Information Science Road Trip

Information Science Road Trip

Jenna Hartel

Are you in the mood for a multimedia Information Science adventure? If so, let’s go! I recently published the video Information Science Road Trip on my INFIDEOS YouTube channel. Metaphorically speaking, it takes sightseers on a panoramic journey through 10 “big ideas” of Information Science. The big ideas are visited at breakneck speed and the route is loosely chronological over the past century. The destinations are translated and simplified to deliver ah-ha! moments at every turn.

Educators, take note. This video is an ideal gateway for students beginning a course on Information Science. It could also help newcomers understand some of what an Information Science educational program, degree, or career entails. And if your efforts to explain Information Science to family and friends has felt less than successful, then try again with the help of this video. Within a few days of publication, Information Science Road Trip had hundreds of views and many likes. The American Society for Information Science and Technology featured it on their website, an endorsement that suggests the video succeeds in capturing some of the field’s spirit.

I made Information Science Road Trip to mitigate a shortage of accessible surveys of Information Science. After all, what resources present Information Science “in a nutshell”? There is the Wikipedia page on Information Science; the sprawling Topical Table of Contents of the Encyclopedia of Library and Information Sciences (Bates, 2010); celebrated statements by Borko (1968), Saracevic (1999) and Bates (1999), among others; browsing the chapters in the Annual Review of Information Science and Technology over the decades (Cuadra, 1966); and many bibliometric maps (White & McCaine, 1999; Milojevic, 2011). What may come closest to the video at hand is the paper “The Seventeen Theoretical Constructs of Information Searching and Information Retrieval” (Jansen & Rieh, 2010). But, mostly these comparable resources assume foreknowledge; reside behind university paywalls; and appear in print, not the video formats preferred by generations Y and Z. For the sake of due diligence, there are other YouTube videos about Information Science, such as What is INFORMATION SCIENCE? and Introduction to Information Science which viewers might contrast with Information Science Road Trip.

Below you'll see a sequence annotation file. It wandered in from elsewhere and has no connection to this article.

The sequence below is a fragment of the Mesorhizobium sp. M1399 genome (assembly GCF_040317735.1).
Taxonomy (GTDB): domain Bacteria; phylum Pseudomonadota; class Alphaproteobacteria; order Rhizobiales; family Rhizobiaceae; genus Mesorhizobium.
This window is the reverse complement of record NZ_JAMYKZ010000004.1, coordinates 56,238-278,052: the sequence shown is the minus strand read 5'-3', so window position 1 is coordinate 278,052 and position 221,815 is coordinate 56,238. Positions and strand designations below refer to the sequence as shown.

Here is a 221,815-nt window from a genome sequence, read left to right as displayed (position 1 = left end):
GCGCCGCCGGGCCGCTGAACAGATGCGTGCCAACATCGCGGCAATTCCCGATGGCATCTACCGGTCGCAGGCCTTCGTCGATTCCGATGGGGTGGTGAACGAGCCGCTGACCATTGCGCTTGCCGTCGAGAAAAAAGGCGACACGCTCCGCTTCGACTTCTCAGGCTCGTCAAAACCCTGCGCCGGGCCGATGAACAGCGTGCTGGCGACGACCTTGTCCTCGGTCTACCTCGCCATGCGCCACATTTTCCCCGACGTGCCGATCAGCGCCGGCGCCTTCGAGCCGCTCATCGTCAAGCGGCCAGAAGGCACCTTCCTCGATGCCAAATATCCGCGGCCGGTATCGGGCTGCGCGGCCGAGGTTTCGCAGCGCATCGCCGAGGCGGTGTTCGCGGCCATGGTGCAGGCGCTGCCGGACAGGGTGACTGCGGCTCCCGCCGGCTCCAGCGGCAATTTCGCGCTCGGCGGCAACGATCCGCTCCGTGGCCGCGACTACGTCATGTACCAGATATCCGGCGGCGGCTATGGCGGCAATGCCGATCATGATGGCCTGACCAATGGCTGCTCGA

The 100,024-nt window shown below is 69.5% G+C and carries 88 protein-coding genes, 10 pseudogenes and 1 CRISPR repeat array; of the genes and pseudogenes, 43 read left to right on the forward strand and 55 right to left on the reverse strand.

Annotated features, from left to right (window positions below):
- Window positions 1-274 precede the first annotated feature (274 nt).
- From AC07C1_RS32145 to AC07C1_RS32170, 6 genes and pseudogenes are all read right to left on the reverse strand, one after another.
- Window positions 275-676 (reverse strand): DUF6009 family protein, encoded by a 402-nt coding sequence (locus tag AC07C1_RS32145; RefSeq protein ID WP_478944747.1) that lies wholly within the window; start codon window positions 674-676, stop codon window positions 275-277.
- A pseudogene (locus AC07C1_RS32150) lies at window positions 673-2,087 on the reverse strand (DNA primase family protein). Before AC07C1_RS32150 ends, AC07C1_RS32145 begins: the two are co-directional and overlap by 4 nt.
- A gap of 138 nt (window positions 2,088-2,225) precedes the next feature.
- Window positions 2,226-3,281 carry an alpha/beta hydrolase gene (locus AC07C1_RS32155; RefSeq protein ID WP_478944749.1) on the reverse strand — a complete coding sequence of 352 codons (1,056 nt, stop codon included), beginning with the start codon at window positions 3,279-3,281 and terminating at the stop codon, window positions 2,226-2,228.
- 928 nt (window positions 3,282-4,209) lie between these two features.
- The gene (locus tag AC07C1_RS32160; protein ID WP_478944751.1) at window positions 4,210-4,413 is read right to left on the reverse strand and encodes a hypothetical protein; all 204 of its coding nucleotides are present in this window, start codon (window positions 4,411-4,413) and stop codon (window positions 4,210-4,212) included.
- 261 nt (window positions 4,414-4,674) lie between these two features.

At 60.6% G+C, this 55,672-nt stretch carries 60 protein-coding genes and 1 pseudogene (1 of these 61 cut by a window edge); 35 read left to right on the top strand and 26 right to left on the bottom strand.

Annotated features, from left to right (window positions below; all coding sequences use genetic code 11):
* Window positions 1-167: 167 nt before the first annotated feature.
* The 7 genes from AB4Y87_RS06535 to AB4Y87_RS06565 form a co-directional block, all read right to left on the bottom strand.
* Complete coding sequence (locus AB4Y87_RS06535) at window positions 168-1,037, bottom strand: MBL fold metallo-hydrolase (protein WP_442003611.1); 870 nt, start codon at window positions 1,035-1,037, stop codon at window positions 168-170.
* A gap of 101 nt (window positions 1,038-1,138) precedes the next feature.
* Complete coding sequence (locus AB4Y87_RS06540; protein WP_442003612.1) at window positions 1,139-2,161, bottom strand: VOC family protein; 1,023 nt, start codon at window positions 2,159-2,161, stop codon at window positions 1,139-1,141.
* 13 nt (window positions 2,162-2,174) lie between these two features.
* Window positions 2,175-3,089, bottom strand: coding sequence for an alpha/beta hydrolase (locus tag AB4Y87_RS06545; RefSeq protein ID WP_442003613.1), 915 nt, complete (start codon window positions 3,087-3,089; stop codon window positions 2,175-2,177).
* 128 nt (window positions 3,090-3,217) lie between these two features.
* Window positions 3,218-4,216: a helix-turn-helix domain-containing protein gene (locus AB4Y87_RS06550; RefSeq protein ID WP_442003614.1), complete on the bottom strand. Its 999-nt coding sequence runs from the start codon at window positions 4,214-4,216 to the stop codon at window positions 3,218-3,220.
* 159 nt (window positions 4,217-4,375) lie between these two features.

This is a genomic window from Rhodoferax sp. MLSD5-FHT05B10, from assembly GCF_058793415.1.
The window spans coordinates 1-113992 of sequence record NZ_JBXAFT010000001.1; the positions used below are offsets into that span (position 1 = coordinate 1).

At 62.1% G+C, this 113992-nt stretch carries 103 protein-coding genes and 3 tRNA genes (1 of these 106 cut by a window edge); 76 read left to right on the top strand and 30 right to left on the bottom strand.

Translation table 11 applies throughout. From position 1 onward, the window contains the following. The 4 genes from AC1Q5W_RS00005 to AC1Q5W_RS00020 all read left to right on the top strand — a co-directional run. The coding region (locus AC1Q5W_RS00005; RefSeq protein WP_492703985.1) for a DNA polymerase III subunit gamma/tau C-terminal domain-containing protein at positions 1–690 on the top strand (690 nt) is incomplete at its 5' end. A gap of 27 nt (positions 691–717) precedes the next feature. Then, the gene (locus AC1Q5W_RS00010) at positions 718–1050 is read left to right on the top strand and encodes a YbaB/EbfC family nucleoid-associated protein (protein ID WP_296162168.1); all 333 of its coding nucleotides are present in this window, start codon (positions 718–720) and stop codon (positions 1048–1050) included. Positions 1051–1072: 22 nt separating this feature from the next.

Before embarking, a fair question to ask is: By what criteria or rationale were the ten big ideas selected? Since there is no consensus on central concepts of Information Science, I relied upon my accumulated knowledge as a student, researcher and educator. Hence, Information Science Road Trip offers my opinion only. Nevertheless, all these ideas captured my imagination and fascinate students in my courses. Rather than fortifying any canon, I hope that putting this set forward will generate a public discussion about ideas that are defining and meritorious across Information Science.      

Truth be told, the Road Trip was initially envisioned with 20 attractions. As production unfolded and content piled up, I felt that “less is more,” and with regret, cut the long list in half. Some notions parked for now were the Resnikof-Dolby Scale (Resnikoff & Dolby, 1971), Sense-Making (Dervin, 1983), and the Information Behavior and Information Practice Debate (Savolainen, 2007). Later, fellow Information Scientists who previewed the video lobbied to add bibliography and Boolean Search Logic to the conversation. All these big ideas (and any more that are contributed by viewers in the video’s comments field on YouTube) will be reconsidered for inclusion in a sequel video of 10 more big ideas of Information Science. (Further, concepts associate with the specialty of information behaviour will be featured in a narrower companion video, Information Behaviour Road Trip.) Stay tuned!